Invisibility is a status usually reserved for superheroes or daydreams. In those contexts, being invisible gives one the power to outwit enemies, gain access to privileged information and other cool stuff.
But for the local homeless people, being “invisible” is far from having a super power.
The “invisible” homeless of Otsego County don’t fit the stereotype of the unshaven man sitting on the sidewalk with a cardboard sign and a cup half-full of spare change. Instead, they are working mothers, couch surfers, country boys and others who, for one reason or another, have fallen through the cracks and wound up without a place to call home.
To look at them, you might never know they were homeless.
But to Tony Longo, a retired emergency housing associate for Oneonta’s Opportunity House, that’s just because we’re not looking hard enough.
“People don’t want to know about (homelessness,)” Longo said. “America is a generous nation, and so people want to just donate money and say ‘here ... fix it.’”
The Opportunity House, which opened its doors about 10 years ago off River Street in Oneonta, has housed more than 200 people in the past year alone. The facility screens prospective occupants to ensure that sex offenders, violent criminals and drug users are not admitted.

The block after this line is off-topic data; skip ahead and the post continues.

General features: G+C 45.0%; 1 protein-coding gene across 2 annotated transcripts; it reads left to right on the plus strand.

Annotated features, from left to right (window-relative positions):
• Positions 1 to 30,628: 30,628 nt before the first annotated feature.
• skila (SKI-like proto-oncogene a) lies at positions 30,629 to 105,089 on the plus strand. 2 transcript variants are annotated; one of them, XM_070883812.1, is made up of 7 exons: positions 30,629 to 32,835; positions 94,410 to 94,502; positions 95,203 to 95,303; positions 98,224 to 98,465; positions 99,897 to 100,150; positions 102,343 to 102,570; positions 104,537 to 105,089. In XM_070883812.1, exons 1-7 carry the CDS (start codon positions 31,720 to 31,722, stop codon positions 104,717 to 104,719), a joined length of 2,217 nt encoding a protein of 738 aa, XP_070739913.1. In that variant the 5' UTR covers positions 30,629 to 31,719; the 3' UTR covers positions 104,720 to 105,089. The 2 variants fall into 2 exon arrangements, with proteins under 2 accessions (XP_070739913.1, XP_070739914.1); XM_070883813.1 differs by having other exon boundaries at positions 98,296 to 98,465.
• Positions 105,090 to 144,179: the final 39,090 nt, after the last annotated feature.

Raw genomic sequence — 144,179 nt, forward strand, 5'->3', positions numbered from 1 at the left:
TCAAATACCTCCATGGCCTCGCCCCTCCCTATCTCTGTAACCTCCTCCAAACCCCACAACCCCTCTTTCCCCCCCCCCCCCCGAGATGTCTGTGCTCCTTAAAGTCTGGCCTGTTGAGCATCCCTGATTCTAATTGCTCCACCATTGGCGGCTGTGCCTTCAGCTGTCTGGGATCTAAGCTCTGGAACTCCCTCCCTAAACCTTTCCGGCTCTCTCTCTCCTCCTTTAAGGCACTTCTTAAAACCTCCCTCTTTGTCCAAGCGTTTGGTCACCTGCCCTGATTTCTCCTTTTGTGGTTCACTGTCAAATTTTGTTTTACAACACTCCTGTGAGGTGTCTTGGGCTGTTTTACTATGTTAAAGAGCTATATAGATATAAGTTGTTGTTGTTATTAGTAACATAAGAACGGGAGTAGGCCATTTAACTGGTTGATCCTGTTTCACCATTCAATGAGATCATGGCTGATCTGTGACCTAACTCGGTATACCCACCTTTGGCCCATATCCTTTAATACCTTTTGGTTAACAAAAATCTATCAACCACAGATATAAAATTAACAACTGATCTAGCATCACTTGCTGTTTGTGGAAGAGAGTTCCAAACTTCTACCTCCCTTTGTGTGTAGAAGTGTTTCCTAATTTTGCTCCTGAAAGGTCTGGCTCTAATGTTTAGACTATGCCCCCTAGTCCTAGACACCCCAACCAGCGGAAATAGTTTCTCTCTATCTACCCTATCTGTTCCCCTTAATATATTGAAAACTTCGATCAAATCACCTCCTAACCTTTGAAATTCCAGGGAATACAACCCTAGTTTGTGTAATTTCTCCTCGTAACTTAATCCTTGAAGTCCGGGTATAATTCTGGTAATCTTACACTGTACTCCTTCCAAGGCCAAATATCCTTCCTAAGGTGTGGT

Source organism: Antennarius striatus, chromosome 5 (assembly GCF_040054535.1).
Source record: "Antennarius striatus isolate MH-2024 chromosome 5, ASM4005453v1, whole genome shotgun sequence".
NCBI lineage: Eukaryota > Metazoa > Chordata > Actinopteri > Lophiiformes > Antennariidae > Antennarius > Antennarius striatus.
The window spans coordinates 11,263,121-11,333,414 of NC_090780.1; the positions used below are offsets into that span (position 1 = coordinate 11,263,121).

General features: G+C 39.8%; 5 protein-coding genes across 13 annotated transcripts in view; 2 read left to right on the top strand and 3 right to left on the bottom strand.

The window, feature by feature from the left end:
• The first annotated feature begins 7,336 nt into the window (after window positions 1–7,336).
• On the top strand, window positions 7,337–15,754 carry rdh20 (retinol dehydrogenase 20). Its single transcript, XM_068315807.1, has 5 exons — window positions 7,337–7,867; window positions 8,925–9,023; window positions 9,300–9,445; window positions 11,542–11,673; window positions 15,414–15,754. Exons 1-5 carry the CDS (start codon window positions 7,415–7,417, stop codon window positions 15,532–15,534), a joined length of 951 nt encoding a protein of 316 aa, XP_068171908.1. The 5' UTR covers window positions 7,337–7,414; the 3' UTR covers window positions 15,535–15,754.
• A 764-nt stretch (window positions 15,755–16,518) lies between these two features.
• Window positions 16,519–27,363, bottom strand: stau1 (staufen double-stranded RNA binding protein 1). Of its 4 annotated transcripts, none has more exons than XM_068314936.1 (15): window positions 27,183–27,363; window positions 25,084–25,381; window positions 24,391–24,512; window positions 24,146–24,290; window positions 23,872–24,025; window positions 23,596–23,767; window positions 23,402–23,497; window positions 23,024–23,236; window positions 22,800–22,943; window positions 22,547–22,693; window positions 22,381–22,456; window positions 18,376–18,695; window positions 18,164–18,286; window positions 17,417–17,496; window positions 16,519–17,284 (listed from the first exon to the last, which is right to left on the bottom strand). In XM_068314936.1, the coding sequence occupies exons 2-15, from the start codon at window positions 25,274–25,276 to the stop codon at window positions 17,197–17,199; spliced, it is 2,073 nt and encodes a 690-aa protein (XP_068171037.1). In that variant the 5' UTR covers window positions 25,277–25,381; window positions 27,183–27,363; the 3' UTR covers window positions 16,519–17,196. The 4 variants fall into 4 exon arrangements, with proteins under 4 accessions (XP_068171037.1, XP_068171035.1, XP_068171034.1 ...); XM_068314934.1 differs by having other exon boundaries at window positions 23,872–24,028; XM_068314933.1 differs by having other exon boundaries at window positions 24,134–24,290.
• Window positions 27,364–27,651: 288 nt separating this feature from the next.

We recall vividly the outcry that erupted when the homeless shelter was proposed. It is a testament to the hard work of those who operate the shelter that the fears of increased crime have proven unfounded.
There is no single answer to what has brought hundreds of people to the local shelter over these past several years. But there are theories.
Longo opined that the support system provided for homeless people is “like a bed of nails,” noting that the government is often at odds with aid agencies over how much support should be made available. The push-and-pull, Longo said, makes it hard for people to rise out of poverty.
Opportunities for Otsego’s housing and employment manager, Liane Hirabayashi, said the most common reason people end up at the homeless shelter is that they cannot afford to pay rent or have been evicted.
It’s no secret that there is something of a housing crunch in Oneonta, especially at the low-income end of the scale. But to hear that the lack of affordable housing in the city is driving some people to homelessness — well, that’s appalling.
We applaud the Opportunity House for giving some of these people a roof over their heads, and we hope that recent projects to add more low-income housing to the city are only the beginning of a growing trend. Goodness knows we could use it.